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Rapidly formed stable and aligned dense collagen gels seeded with Schwann cells support peripheral nerve regeneration

Muangsanit, P; Day, A; Dimiou, S; Ataç, AF; Kayal, C; Park, H; Nazhat, SN; (2020) Rapidly formed stable and aligned dense collagen gels seeded with Schwann cells support peripheral nerve regeneration. Journal of Neural Engineering 10.1088/1741-2552/abaa9c. (In press). Green open access

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Muangsanit+et+al_2020_J._Neural_Eng._10.1088_1741-2552_abaa9c.pdf - Accepted Version

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Abstract

Objective. Gel aspiration-ejection (GAE) has recently been developed for the rapid production of dense, anisotropic collagen gel scaffolds with adjustable collagen fibrillar densities. In this study, a GAE system was applied to produce aligned Schwann cells within a type-1 collagen matrix to generate GAE-engineered neural tissues (GAE-EngNT) for potential nerve tissue engineering applications. Approach. The stability and mechanical properties of the constructs were investigated along with the viability, morphology and distribution of Schwann cells. Having established the methodology to construct stable robust Schwann cell-loaded engineered neural tissues using GAE (GAE-EngNTs), the potential of these constructs in supporting and guiding neuronal regeneration, was assessed both in vitro and in vivo. Main results. Dynamic mechanical analysis strain and frequency sweeps revealed that the GAE-EngNT produced via cannula gauge number 16G (~1.2 mm diameter) exhibited similar linear viscoelastic behaviors to rat sciatic nerves. The viability and alignment of seeded Schwann cell in GAE-EngNT were maintained over time post GAE, supporting and guiding neuronal growth in vitro with an optimal cell density of 2.0×10^6 cells/ml. An in vivo test of the GAE-EngNTs implanted within silicone conduits to bridge a 10 mm gap in rat sciatic nerves for 4 weeks revealed that the constructs significantly promoted axonal regeneration and vascularization across the gap, as compared to the empty conduits although less effective regeneration compared to the autograft groups. Significance. Therefore, this is a promising approach for generating anisotropic and robust engineered tissue which can be used with Schwann cells for peripheral nerve repair.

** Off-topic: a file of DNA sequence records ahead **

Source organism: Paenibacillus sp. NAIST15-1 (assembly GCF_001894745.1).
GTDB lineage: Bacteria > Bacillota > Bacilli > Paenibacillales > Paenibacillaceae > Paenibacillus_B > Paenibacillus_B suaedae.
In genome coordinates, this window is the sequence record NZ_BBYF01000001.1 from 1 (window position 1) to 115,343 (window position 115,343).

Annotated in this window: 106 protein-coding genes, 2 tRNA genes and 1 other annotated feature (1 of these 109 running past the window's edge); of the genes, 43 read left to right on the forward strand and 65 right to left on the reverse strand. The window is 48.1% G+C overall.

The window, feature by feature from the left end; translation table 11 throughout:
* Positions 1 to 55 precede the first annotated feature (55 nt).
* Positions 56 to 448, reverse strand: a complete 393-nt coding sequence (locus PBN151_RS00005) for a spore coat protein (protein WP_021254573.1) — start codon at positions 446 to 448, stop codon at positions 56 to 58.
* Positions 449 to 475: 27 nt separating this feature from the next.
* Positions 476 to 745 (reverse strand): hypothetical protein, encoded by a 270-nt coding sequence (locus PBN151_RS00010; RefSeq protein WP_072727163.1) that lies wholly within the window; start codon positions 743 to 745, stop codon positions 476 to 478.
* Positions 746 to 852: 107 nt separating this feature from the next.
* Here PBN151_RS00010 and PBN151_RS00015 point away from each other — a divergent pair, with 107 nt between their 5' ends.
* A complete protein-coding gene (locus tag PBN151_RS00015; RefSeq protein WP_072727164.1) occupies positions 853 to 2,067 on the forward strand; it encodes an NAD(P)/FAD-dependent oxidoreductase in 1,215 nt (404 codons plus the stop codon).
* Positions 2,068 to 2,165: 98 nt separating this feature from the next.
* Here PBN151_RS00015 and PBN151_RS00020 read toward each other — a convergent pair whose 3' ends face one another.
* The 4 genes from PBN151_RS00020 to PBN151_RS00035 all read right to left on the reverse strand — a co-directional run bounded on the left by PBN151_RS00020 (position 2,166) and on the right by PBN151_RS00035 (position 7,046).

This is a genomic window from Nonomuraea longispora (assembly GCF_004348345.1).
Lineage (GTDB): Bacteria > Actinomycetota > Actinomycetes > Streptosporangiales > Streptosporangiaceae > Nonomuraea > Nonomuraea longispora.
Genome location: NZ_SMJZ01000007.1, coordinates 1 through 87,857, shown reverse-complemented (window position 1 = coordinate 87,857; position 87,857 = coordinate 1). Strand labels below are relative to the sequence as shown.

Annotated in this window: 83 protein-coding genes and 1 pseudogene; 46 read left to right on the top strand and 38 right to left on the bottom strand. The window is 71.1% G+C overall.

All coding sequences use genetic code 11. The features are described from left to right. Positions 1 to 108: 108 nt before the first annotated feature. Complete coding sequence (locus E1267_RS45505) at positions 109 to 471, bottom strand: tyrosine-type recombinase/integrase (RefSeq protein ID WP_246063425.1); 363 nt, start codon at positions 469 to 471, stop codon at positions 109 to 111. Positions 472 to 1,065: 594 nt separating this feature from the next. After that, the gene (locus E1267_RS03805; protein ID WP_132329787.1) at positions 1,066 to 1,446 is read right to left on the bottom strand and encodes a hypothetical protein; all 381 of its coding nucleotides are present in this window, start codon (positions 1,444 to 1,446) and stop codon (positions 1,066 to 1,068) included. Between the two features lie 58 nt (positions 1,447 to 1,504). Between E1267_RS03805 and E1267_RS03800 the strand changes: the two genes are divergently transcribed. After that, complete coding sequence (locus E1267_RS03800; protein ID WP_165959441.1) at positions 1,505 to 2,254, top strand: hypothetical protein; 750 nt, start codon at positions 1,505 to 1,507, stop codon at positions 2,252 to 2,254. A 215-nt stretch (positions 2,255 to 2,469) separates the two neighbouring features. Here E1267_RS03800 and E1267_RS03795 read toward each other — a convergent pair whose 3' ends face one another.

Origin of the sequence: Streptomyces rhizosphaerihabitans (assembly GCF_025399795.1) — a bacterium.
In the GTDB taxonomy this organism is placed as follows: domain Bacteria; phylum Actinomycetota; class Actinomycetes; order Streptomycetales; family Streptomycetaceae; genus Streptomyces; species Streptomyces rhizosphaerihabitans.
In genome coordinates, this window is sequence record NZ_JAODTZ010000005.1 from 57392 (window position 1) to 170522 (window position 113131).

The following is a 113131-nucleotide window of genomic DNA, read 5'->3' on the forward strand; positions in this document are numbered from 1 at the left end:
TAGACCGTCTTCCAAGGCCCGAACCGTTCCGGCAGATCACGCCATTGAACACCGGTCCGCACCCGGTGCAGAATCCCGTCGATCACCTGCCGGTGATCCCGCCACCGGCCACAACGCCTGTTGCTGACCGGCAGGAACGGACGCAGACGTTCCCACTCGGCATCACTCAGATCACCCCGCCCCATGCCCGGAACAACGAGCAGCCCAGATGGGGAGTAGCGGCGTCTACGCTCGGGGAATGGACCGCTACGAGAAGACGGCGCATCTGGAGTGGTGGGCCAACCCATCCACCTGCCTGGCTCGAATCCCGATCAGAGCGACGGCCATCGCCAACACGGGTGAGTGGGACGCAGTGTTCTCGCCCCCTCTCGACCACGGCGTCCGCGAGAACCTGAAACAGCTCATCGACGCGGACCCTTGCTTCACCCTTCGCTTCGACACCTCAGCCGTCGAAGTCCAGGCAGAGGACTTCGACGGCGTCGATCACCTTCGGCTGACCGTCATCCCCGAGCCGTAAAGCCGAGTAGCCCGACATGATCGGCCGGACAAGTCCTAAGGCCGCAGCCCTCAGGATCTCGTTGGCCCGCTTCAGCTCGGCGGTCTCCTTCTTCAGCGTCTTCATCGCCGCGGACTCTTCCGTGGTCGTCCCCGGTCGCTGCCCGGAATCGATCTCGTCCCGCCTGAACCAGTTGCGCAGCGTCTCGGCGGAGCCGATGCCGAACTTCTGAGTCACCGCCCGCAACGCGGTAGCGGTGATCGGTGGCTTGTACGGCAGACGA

Type: Article
Title: Rapidly formed stable and aligned dense collagen gels seeded with Schwann cells support peripheral nerve regeneration
Location: England
Open access status: An open access version is available from UCL Discovery
DOI: 10.1088/1741-2552/abaa9c
Publisher version: https://doi.org/10.1088/1741-2552/abaa9c
Language: English
Additional information: This work is licensed under a Creative Commons Attribution 3.0 International License. The images or other third party material in this article are included in the article’s Creative Commons license, unless indicated otherwise in the credit line; if the material is not included under the Creative Commons license, users will need to obtain permission from the license holder to reproduce the material. To view a copy of this license, visit http://creativecommons.org/licenses/by/3.0/
Keywords: Schwann cell, dense collagen gel, nerve regeneration, plastic compression, vascularization
UCL classification: UCL
UCL > Provost and Vice Provost Offices > School of Life and Medical Sciences
UCL > Provost and Vice Provost Offices > School of Life and Medical Sciences > Faculty of Life Sciences
UCL > Provost and Vice Provost Offices > School of Life and Medical Sciences > Faculty of Life Sciences > UCL School of Pharmacy
UCL > Provost and Vice Provost Offices > School of Life and Medical Sciences > Faculty of Life Sciences > UCL School of Pharmacy > Pharmaceutics
UCL > Provost and Vice Provost Offices > School of Life and Medical Sciences > Faculty of Life Sciences > UCL School of Pharmacy > Pharmacology
UCL > Provost and Vice Provost Offices > UCL BEAMS
UCL > Provost and Vice Provost Offices > UCL BEAMS > Faculty of Engineering Science
UCL > Provost and Vice Provost Offices > UCL BEAMS > Faculty of Engineering Science > Dept of Chemical Engineering
URI: https://discovery.ucl.ac.uk/id/eprint/10106555
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